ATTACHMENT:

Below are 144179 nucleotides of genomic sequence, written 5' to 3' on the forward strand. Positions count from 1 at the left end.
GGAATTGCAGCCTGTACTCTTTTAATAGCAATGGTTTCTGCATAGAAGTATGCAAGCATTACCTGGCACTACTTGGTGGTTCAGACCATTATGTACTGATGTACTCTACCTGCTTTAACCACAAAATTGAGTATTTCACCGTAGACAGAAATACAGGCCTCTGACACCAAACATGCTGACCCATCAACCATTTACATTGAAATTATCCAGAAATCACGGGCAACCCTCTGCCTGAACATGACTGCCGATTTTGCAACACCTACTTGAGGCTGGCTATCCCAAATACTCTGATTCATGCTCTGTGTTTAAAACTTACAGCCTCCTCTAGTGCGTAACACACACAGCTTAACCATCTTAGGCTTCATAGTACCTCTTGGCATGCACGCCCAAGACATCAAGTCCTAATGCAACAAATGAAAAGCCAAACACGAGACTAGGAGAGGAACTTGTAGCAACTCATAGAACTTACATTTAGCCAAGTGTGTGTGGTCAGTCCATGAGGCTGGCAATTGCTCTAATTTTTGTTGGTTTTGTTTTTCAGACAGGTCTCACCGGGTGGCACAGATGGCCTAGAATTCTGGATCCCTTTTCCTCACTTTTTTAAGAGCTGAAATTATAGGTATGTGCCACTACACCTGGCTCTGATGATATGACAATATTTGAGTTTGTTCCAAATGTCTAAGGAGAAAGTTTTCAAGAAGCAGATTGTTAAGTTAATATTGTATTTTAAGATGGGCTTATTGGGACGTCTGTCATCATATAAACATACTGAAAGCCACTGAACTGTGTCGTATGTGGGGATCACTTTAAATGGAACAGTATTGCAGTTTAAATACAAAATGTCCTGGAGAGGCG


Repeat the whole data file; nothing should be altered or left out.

Below are 144179 nucleotides of genomic sequence, written 5' to 3' on the forward strand. Positions count from 1 at the left end.
GGAATTGCAGCCTGTACTCTTTTAATAGCAATGGTTTCTGCATAGAAGTATGCAAGCATTACCTGGCACTACTTGGTGGTTCAGACCATTATGTACTGATGTACTCTACCTGCTTTAACCACAAAATTGAGTATTTCACCGTAGACAGAAATACAGGCCTCTGACACCAAACATGCTGACCCATCAACCATTTACATTGAAATTATCCAGAAATCACGGGCAACCCTCTGCCTGAACATGACTGCCGATTTTGCAACACCTACTTGAGGCTGGCTATCCCAAATACTCTGATTCATGCTCTGTGTTTAAAACTTACAGCCTCCTCTAGTGCGTAACACACACAGCTTAACCATCTTAGGCTTCATAGTACCTCTTGGCATGCACGCCCAAGACATCAAGTCCTAATGCAACAAATGAAAAGCCAAACACGAGACTAGGAGAGGAACTTGTAGCAACTCATAGAACTTACATTTAGCCAAGTGTGTGTGGTCAGTCCATGAGGCTGGCAATTGCTCTAATTTTTGTTGGTTTTGTTTTTCAGACAGGTCTCACCGGGTGGCACAGATGGCCTAGAATTCTGGATCCCTTTTCCTCACTTTTTTAAGAGCTGAAATTATAGGTATGTGCCACTACACCTGGCTCTGATGATATGACAATATTTGAGTTTGTTCCAAATGTCTAAGGAGAAAGTTTTCAAGAAGCAGATTGTTAAGTTAATATTGTATTTTAAGATGGGCTTATTGGGACGTCTGTCATCATATAAACATACTGAAAGCCACTGAACTGTGTCGTATGTGGGGATCACTTTAAATGGAACAGTATTGCAGTTTAAATACAAAATGTCCTGGAGAGGCG